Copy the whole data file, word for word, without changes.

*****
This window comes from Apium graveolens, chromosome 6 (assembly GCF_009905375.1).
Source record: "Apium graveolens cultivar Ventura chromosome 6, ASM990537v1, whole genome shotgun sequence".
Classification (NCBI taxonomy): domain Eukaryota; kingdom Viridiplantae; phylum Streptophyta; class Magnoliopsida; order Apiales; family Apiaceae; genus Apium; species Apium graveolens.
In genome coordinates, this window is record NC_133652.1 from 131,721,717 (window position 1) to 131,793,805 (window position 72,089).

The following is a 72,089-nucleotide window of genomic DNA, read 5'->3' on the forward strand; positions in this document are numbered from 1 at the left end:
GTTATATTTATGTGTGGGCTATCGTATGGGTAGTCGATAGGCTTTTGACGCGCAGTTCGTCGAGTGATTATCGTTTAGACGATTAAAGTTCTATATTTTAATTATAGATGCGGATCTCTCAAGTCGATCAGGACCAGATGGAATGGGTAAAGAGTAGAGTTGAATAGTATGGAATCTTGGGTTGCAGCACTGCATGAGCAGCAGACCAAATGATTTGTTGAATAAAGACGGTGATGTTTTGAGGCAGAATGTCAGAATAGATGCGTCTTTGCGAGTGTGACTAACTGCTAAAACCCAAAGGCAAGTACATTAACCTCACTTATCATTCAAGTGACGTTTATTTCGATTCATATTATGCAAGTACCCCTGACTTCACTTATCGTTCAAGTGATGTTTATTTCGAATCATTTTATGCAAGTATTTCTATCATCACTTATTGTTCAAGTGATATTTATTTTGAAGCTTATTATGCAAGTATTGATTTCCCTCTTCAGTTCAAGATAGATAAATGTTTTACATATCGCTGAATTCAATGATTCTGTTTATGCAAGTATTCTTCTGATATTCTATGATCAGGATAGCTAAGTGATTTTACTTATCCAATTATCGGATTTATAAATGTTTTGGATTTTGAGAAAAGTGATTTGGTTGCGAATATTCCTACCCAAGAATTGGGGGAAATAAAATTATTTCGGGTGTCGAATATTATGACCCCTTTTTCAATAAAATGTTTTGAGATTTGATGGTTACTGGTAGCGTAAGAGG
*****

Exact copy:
This window comes from Apium graveolens, chromosome 6 (assembly GCF_009905375.1).
Source record: "Apium graveolens cultivar Ventura chromosome 6, ASM990537v1, whole genome shotgun sequence".
Classification (NCBI taxonomy): domain Eukaryota; kingdom Viridiplantae; phylum Streptophyta; class Magnoliopsida; order Apiales; family Apiaceae; genus Apium; species Apium graveolens.
In genome coordinates, this window is record NC_133652.1 from 131,721,717 (window position 1) to 131,793,805 (window position 72,089).

The following is a 72,089-nucleotide window of genomic DNA, read 5'->3' on the forward strand; positions in this document are numbered from 1 at the left end:
GTTATATTTATGTGTGGGCTATCGTATGGGTAGTCGATAGGCTTTTGACGCGCAGTTCGTCGAGTGATTATCGTTTAGACGATTAAAGTTCTATATTTTAATTATAGATGCGGATCTCTCAAGTCGATCAGGACCAGATGGAATGGGTAAAGAGTAGAGTTGAATAGTATGGAATCTTGGGTTGCAGCACTGCATGAGCAGCAGACCAAATGATTTGTTGAATAAAGACGGTGATGTTTTGAGGCAGAATGTCAGAATAGATGCGTCTTTGCGAGTGTGACTAACTGCTAAAACCCAAAGGCAAGTACATTAACCTCACTTATCATTCAAGTGACGTTTATTTCGATTCATATTATGCAAGTACCCCTGACTTCACTTATCGTTCAAGTGATGTTTATTTCGAATCATTTTATGCAAGTATTTCTATCATCACTTATTGTTCAAGTGATATTTATTTTGAAGCTTATTATGCAAGTATTGATTTCCCTCTTCAGTTCAAGATAGATAAATGTTTTACATATCGCTGAATTCAATGATTCTGTTTATGCAAGTATTCTTCTGATATTCTATGATCAGGATAGCTAAGTGATTTTACTTATCCAATTATCGGATTTATAAATGTTTTGGATTTTGAGAAAAGTGATTTGGTTGCGAATATTCCTACCCAAGAATTGGGGGAAATAAAATTATTTCGGGTGTCGAATATTATGACCCCTTTTTCAATAAAATGTTTTGAGATTTGATGGTTACTGGTAGCGTAAGAGG